Adapting a neuroscience-informed intervention to alter reward mechanisms of anorexia nervosa: a novel direction for future research

Ann F Haynos, Lisa M. Anderson, Autumn J Askew, Michelle G. Craske, Carol B. Peterson

Research output: Contribution to journalReview articlepeer-review

Abstract

Accumulating psychobiological data implicate reward disturbances in the persistence of anorexia nervosa (AN). Evidence suggests that individuals with AN demonstrate decision-making deficits similar to those with mood and anxiety disorders that cause them to under-respond to many conventionally rewarding experiences (e.g., eating, interacting socially). In contrast, unlike individuals with other psychiatric disorders, individuals with AN simultaneously over-respond to rewards associated with eating-disorder behaviors (e.g., restrictive eating, exercising). This pattern of reward processing likely perpetuates eating-disorder symptoms, as the rewards derived from eating-disorder behaviors provide temporary relief from the anhedonia associated with limited responsivity to other rewards. Positive Affect Treatment (PAT) is a cognitive-behavioral intervention designed to target reward deficits that contribute to anhedonia in mood and anxiety disorders, including problems with reward anticipation, experiencing, and learning. PAT has been found to promote reward responsivity and clinical improvement in mood and anxiety disorders. This manuscript will: (1) present empirical evidence supporting the promise of PAT as an intervention for AN; (2) highlight nuances in the maintaining processes of AN that necessitate adaptations of PAT for this population; and (3) suggest future directions in research on PAT and other reward-based treatments that aim to enhance clinical outcomes for AN.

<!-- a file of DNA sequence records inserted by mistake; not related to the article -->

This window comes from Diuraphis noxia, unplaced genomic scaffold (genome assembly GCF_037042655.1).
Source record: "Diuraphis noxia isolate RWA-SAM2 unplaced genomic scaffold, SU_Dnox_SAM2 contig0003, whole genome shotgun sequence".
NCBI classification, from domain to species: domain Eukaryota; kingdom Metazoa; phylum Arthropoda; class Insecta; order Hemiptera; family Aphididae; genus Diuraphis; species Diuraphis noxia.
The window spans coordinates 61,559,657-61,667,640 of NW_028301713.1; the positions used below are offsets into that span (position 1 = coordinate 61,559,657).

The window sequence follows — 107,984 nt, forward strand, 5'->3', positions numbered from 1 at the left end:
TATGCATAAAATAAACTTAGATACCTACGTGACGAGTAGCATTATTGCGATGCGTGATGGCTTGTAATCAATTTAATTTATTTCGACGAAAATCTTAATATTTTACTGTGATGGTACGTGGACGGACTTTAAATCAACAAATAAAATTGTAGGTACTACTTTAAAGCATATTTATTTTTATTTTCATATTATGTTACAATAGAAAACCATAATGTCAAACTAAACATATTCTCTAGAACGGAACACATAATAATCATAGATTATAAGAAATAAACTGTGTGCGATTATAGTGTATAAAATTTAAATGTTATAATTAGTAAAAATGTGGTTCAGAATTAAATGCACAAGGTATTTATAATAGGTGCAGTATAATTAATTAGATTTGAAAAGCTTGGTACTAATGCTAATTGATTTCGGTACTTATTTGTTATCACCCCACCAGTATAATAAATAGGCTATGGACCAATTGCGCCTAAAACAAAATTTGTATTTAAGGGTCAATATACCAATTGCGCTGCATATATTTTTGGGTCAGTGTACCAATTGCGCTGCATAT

Original languageEnglish (US)
Article number63
JournalJournal of Eating Disorders
Volume9
Issue number1
DOIs
StatePublished - May 26 2021

Bibliographical note

Funding Information:
This work was supported in part by the National Institute of Mental Health of the National Institutes of Health (Award numbers: K23MH112867, K23MH123910, T32MH082761), Klarman Family Foundation, Hilda and Preston Davis Foundation, and University of Minnesota Foundation. These funding agencies did not influence the design of the study, collection, analysis, and interpretation of data, or writing of the manuscript.

Publisher Copyright:
© 2021, The Author(s).

Keywords

  • Anorexia nervosa
  • Intervention
  • Neuroscience
  • Positive affect
  • Reward
  • Treatment

PubMed: MeSH publication types

  • Journal Article
  • Review

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